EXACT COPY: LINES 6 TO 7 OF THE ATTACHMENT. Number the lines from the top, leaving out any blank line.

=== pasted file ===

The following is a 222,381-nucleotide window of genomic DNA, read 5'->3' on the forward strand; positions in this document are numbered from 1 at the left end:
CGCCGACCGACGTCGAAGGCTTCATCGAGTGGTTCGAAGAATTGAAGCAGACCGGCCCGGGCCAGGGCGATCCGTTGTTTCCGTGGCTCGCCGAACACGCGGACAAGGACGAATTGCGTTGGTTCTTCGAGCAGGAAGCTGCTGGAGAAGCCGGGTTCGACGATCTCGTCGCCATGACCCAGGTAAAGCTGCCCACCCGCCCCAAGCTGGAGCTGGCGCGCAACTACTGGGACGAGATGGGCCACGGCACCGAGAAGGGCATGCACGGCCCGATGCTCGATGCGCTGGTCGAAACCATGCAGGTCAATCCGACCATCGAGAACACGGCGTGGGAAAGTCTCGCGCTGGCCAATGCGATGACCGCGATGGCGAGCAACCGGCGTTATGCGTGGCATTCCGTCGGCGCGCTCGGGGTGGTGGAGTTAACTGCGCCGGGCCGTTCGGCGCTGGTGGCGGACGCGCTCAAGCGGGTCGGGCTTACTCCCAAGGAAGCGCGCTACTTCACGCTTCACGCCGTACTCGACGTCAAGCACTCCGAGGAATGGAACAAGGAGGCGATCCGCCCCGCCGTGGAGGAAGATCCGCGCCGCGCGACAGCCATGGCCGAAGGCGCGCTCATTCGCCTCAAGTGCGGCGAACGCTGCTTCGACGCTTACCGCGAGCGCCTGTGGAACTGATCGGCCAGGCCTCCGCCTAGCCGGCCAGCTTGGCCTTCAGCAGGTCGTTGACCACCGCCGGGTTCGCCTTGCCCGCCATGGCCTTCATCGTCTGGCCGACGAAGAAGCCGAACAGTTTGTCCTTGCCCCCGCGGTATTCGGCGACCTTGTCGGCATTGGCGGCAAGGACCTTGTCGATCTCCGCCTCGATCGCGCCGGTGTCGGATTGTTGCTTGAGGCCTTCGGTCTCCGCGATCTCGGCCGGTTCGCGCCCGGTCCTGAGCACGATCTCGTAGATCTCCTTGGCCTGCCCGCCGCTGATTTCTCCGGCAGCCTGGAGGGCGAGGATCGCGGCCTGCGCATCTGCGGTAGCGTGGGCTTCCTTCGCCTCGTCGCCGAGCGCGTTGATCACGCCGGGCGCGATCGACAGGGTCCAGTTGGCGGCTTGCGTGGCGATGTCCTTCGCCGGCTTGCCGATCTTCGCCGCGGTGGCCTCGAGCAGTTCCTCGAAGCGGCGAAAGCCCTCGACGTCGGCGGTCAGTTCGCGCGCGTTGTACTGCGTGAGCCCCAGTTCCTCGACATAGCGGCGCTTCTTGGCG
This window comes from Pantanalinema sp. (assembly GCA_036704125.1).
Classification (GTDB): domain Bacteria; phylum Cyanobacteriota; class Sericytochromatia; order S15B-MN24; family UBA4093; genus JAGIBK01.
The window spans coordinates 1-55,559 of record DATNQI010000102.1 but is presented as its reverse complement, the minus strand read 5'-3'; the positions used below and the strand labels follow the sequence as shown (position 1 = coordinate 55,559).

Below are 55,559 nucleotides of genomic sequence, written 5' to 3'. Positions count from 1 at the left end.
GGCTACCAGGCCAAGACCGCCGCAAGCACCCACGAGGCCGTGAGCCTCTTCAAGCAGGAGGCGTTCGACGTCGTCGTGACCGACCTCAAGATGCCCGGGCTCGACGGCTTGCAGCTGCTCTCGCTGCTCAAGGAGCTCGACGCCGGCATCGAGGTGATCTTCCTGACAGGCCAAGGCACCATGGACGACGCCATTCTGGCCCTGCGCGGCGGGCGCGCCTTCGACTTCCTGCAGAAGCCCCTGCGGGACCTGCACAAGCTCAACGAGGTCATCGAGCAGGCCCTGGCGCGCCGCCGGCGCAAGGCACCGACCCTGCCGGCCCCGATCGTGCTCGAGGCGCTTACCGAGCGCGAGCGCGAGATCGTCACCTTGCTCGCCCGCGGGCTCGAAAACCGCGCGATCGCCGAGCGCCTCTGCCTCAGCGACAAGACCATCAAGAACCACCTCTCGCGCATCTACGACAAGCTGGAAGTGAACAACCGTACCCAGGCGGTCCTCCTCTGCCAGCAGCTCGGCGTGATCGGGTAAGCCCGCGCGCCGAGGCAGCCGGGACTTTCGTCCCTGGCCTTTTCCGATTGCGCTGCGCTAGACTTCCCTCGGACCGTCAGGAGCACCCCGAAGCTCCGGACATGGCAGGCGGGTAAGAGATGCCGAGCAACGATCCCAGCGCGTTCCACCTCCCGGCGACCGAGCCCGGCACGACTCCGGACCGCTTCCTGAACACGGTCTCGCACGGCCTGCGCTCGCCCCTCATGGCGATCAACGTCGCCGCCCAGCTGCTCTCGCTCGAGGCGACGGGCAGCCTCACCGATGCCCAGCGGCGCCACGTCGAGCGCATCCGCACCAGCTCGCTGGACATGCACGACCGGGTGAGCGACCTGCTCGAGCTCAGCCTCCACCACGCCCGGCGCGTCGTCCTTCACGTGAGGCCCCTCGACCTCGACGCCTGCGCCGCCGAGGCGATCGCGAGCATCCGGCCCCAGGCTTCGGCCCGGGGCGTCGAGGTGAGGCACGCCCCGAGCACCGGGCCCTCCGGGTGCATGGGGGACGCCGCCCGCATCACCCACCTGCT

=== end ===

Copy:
Below are 55,559 nucleotides of genomic sequence, written 5' to 3'. Positions count from 1 at the left end.
GGCTACCAGGCCAAGACCGCCGCAAGCACCCACGAGGCCGTGAGCCTCTTCAAGCAGGAGGCGTTCGACGTCGTCGTGACCGACCTCAAGATGCCCGGGCTCGACGGCTTGCAGCTGCTCTCGCTGCTCAAGGAGCTCGACGCCGGCATCGAGGTGATCTTCCTGACAGGCCAAGGCACCATGGACGACGCCATTCTGGCCCTGCGCGGCGGGCGCGCCTTCGACTTCCTGCAGAAGCCCCTGCGGGACCTGCACAAGCTCAACGAGGTCATCGAGCAGGCCCTGGCGCGCCGCCGGCGCAAGGCACCGACCCTGCCGGCCCCGATCGTGCTCGAGGCGCTTACCGAGCGCGAGCGCGAGATCGTCACCTTGCTCGCCCGCGGGCTCGAAAACCGCGCGATCGCCGAGCGCCTCTGCCTCAGCGACAAGACCATCAAGAACCACCTCTCGCGCATCTACGACAAGCTGGAAGTGAACAACCGTACCCAGGCGGTCCTCCTCTGCCAGCAGCTCGGCGTGATCGGGTAAGCCCGCGCGCCGAGGCAGCCGGGACTTTCGTCCCTGGCCTTTTCCGATTGCGCTGCGCTAGACTTCCCTCGGACCGTCAGGAGCACCCCGAAGCTCCGGACATGGCAGGCGGGTAAGAGATGCCGAGCAACGATCCCAGCGCGTTCCACCTCCCGGCGACCGAGCCCGGCACGACTCCGGACCGCTTCCTGAACACGGTCTCGCACGGCCTGCGCTCGCCCCTCATGGCGATCAACGTCGCCGCCCAGCTGCTCTCGCTCGAGGCGACGGGCAGCCTCACCGATGCCCAGCGGCGCCACGTCGAGCGCATCCGCACCAGCTCGCTGGACATGCACGACCGGGTGAGCGACCTGCTCGAGCTCAGCCTCCACCACGCCCGGCGCGTCGTCCTTCACGTGAGGCCCCTCGACCTCGACGCCTGCGCCGCCGAGGCGATCGCGAGCATCCGGCCCCAGGCTTCGGCCCGGGGCGTCGAGGTGAGGCACGCCCCGAGCACCGGGCCCTCCGGGTGCATGGGGGACGCCGCCCGCATCACCCACCTGCT